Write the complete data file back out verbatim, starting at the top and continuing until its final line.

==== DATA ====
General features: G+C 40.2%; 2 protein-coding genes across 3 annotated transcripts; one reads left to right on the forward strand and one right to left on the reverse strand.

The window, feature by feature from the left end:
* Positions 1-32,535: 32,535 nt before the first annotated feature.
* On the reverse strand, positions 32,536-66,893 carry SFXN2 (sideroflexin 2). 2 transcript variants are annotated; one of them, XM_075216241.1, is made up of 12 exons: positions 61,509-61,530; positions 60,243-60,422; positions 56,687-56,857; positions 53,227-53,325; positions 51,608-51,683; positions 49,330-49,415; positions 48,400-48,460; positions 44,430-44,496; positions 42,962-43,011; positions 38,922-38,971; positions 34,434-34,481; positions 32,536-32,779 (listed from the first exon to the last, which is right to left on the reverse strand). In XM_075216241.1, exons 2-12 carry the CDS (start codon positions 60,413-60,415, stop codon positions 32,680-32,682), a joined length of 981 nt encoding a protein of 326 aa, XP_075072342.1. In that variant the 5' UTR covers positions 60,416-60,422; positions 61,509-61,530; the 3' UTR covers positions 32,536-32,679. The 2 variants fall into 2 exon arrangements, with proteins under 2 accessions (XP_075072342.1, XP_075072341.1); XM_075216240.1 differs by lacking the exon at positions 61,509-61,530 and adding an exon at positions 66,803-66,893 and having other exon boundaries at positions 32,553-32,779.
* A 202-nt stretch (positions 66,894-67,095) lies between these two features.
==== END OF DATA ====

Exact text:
General features: G+C 40.2%; 2 protein-coding genes across 3 annotated transcripts; one reads left to right on the forward strand and one right to left on the reverse strand.

The window, feature by feature from the left end:
* Positions 1-32,535: 32,535 nt before the first annotated feature.
* On the reverse strand, positions 32,536-66,893 carry SFXN2 (sideroflexin 2). 2 transcript variants are annotated; one of them, XM_075216241.1, is made up of 12 exons: positions 61,509-61,530; positions 60,243-60,422; positions 56,687-56,857; positions 53,227-53,325; positions 51,608-51,683; positions 49,330-49,415; positions 48,400-48,460; positions 44,430-44,496; positions 42,962-43,011; positions 38,922-38,971; positions 34,434-34,481; positions 32,536-32,779 (listed from the first exon to the last, which is right to left on the reverse strand). In XM_075216241.1, exons 2-12 carry the CDS (start codon positions 60,413-60,415, stop codon positions 32,680-32,682), a joined length of 981 nt encoding a protein of 326 aa, XP_075072342.1. In that variant the 5' UTR covers positions 60,416-60,422; positions 61,509-61,530; the 3' UTR covers positions 32,536-32,679. The 2 variants fall into 2 exon arrangements, with proteins under 2 accessions (XP_075072342.1, XP_075072341.1); XM_075216240.1 differs by lacking the exon at positions 61,509-61,530 and adding an exon at positions 66,803-66,893 and having other exon boundaries at positions 32,553-32,779.
* A 202-nt stretch (positions 66,894-67,095) lies between these two features.